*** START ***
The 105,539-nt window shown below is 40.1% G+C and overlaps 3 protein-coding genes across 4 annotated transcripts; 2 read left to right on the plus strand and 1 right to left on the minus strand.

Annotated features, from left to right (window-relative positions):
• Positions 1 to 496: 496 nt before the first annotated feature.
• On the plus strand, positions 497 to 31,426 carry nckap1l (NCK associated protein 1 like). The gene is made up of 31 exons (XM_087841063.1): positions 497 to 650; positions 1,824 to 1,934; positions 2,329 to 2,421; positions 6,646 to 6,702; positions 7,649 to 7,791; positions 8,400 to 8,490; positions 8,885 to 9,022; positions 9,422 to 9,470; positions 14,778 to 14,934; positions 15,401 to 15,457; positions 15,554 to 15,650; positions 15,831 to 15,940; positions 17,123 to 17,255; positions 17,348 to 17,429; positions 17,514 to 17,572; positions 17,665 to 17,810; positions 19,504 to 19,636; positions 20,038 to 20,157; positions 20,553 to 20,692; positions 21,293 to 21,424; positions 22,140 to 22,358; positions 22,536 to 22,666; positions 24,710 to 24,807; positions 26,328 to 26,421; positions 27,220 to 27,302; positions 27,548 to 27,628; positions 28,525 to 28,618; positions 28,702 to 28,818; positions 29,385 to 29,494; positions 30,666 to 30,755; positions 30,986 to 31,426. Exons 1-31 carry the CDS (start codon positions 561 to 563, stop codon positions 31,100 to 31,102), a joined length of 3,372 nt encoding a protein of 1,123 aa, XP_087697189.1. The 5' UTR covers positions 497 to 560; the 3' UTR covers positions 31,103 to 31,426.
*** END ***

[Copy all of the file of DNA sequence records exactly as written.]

The 105,539-nt window shown below is 40.1% G+C and overlaps 3 protein-coding genes across 4 annotated transcripts; 2 read left to right on the plus strand and 1 right to left on the minus strand.

Annotated features, from left to right (window-relative positions):
• Positions 1 to 496: 496 nt before the first annotated feature.
• On the plus strand, positions 497 to 31,426 carry nckap1l (NCK associated protein 1 like). The gene is made up of 31 exons (XM_087841063.1): positions 497 to 650; positions 1,824 to 1,934; positions 2,329 to 2,421; positions 6,646 to 6,702; positions 7,649 to 7,791; positions 8,400 to 8,490; positions 8,885 to 9,022; positions 9,422 to 9,470; positions 14,778 to 14,934; positions 15,401 to 15,457; positions 15,554 to 15,650; positions 15,831 to 15,940; positions 17,123 to 17,255; positions 17,348 to 17,429; positions 17,514 to 17,572; positions 17,665 to 17,810; positions 19,504 to 19,636; positions 20,038 to 20,157; positions 20,553 to 20,692; positions 21,293 to 21,424; positions 22,140 to 22,358; positions 22,536 to 22,666; positions 24,710 to 24,807; positions 26,328 to 26,421; positions 27,220 to 27,302; positions 27,548 to 27,628; positions 28,525 to 28,618; positions 28,702 to 28,818; positions 29,385 to 29,494; positions 30,666 to 30,755; positions 30,986 to 31,426. Exons 1-31 carry the CDS (start codon positions 561 to 563, stop codon positions 31,100 to 31,102), a joined length of 3,372 nt encoding a protein of 1,123 aa, XP_087697189.1. The 5' UTR covers positions 497 to 560; the 3' UTR covers positions 31,103 to 31,426.